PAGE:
One of the major concerns of the Ghanaian businessman today is how to cope with the trade liberalisation policy that was introduced by the Provisional National Defence Council (PNDC) government and supported by all the successive governments. Through this policy most Ghanaian companies are now on the verge of collapsing because they are unable to cope with the cheap imports into the country.
A few months back, members of the Ghana Poultry Farmers Association were complaining about their businesses, which were about to collapse due to the cheap imports of chicken products into the country. As we have carried elsewhere in today's edition of this paper, petty traders in Sekondi-Takoradi have also raised concern about the flooding of the Ghanaian market with all kinds of inferior products, which is affecting their business.
With the hue and cry about this policy, The Chronicle thinks the time has come for the government to have a second look at the entire policy of Trade Liberalisation. Michael Toh, a Singaporean business tycoon once described Trade Liberalization as “a plus for consumers but bad for the traditional suppliers, since with liberalisation, new technology players can come into existing market place unless the traditional suppliers make quick decisions to adopt new methodologies of doing their work”.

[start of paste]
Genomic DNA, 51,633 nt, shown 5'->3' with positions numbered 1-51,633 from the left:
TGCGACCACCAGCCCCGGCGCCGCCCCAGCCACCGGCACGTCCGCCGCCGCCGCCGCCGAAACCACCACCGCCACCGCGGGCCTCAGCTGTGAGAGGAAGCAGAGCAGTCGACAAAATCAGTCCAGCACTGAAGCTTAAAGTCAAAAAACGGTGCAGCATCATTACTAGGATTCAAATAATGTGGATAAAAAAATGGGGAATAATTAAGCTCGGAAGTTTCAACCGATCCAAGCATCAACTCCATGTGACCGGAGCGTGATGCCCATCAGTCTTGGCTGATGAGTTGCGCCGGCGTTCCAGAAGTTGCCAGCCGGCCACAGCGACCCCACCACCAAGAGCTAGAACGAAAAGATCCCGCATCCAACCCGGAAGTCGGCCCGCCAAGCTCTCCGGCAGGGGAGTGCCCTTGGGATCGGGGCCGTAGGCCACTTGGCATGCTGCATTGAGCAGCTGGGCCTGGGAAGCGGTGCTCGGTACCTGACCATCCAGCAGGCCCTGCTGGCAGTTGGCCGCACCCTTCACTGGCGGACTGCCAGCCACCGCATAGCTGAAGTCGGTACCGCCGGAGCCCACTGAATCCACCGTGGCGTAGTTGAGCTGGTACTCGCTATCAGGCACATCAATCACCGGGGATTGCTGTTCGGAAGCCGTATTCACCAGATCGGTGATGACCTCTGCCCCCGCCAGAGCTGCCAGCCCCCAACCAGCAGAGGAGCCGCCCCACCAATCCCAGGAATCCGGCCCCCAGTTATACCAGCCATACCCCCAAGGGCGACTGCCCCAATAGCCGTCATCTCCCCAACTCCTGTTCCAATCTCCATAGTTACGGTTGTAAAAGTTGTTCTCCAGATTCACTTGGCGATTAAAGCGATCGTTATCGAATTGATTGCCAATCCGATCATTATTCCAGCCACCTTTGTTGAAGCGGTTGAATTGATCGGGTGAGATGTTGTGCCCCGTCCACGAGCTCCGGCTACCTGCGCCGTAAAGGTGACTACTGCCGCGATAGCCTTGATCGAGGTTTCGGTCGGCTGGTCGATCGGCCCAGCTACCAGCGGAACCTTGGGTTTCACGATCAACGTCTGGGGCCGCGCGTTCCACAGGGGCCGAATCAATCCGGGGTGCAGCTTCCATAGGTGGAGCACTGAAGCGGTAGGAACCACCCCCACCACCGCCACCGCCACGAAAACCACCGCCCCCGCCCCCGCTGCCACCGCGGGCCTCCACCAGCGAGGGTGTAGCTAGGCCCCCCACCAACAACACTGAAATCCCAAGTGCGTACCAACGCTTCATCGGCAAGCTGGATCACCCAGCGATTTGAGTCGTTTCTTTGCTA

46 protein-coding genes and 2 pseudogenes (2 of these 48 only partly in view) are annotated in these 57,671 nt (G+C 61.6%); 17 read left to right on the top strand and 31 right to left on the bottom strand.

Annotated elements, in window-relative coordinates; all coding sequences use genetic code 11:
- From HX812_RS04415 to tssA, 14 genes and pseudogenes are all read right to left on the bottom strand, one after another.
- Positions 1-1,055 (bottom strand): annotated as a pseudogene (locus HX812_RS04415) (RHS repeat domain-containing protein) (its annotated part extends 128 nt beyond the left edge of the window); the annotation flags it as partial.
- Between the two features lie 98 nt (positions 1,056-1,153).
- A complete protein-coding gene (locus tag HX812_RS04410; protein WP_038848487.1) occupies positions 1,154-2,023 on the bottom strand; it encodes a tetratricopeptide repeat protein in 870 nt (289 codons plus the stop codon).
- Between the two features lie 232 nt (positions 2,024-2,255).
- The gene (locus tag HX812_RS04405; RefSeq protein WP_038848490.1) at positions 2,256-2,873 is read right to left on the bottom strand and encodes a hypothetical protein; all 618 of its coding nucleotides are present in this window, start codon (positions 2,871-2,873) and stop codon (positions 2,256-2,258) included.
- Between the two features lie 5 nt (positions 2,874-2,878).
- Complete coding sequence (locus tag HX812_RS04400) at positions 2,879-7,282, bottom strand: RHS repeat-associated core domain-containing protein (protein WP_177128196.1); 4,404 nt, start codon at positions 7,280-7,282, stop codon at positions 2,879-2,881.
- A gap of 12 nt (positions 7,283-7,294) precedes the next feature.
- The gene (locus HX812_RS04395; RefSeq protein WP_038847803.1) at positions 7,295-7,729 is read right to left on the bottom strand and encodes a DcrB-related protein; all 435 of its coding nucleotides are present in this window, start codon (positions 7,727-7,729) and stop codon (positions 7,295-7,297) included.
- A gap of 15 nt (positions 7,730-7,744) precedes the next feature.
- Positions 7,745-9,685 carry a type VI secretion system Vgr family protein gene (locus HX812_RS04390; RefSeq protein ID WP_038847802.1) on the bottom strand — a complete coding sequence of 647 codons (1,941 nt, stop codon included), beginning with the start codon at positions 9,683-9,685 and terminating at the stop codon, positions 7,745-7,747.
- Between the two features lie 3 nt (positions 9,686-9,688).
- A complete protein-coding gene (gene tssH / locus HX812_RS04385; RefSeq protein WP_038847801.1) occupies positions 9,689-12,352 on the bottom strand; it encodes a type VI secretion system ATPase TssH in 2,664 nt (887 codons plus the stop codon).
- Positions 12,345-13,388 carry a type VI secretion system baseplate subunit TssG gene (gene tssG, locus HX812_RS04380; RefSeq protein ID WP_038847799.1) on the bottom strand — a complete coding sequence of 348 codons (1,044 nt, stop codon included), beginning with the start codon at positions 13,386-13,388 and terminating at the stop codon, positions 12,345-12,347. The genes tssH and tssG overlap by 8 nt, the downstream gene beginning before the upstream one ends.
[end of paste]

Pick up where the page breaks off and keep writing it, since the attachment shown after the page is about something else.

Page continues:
This alone should tell us that though the policy has some kind of advantages, the side effect far outweighs its positives. The countries where these cheap products are imported from in the name of trade liberalisation, have themselves put in place high subsidy for their domestic productions, which we are not doing in Ghana. We should not be seen to be creating employment for people outside, whilst businesses are collapsing with its concomitant loss of jobs in the country.
The Chronicle is not calling for absolute monopoly for the local industries. We however, think some kind of cushioning would help to keep the local industries in business. Using our scanty resources to import cheap products that can easily be produced in Ghana is certainly not the best of practices that we must encourage.
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